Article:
A workers' compensation attorney was issued a 30-day suspension and sentenced to pay the costs to The Florida Bar for incorrectly subtitling his witness during a deposit and inadvertently giving advice to the witness to the opposing attorney.
In Florida Bar v. James a judge at the Florida Supreme Court found that attorney Derek Vashon James' witness, whom he texted while giving testimony over a telephone call, gave untrue, incomplete and misleading answers and recommended that he paid $ 2,800 in costs and was suspended for a month for his actions.
Mr. James, who represented an insurance company in a dispute over work compensation, was heard texting by the opposite lawyer during the filing of his witness, an adjuster, but claimed that he was only texting his daughter. When he later inadvertently texted advice intended for the adjuster to the plaintiff's lawyer, she stopped the testimony and asked the judge to ask Brown to produce the texts he sent under the deposit.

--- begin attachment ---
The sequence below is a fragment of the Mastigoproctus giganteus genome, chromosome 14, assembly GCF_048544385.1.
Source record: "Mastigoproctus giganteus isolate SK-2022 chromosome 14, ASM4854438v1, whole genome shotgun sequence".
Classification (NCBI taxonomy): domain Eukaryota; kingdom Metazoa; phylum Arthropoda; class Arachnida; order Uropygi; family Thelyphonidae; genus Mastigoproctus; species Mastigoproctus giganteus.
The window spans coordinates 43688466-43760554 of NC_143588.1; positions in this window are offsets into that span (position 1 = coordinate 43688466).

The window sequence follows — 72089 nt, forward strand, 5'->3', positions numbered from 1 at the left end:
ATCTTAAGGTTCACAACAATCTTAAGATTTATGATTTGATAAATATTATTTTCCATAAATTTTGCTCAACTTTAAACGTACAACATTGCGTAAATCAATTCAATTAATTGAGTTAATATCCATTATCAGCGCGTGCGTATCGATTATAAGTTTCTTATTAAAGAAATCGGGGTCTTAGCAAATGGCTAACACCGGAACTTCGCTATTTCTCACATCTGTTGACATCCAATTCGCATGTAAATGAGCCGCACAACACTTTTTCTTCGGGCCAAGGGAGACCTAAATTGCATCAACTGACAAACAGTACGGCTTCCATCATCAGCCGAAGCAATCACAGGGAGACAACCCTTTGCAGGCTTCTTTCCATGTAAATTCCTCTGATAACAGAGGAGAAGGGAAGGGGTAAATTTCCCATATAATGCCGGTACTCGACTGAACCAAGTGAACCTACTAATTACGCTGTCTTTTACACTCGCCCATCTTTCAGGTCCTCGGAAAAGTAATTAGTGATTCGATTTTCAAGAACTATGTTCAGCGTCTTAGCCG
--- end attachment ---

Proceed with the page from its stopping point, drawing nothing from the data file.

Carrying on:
Although James claimed that he believed since the adjuster did not swear in the testimony that he did not believe the communication with her was inappropriate, the judge in the trial found that some of the texts could constitute "witness coaching" and The Florida Bar filed a complaint against Mr. James,
Although two witnesses testified that James had a reputation for honesty and justice, the judge found that James was "dishonest by secretly coaching the witness on what to say and by lying to the opposite counsel about his subtitling." and should be given a month-long time and financial penalty.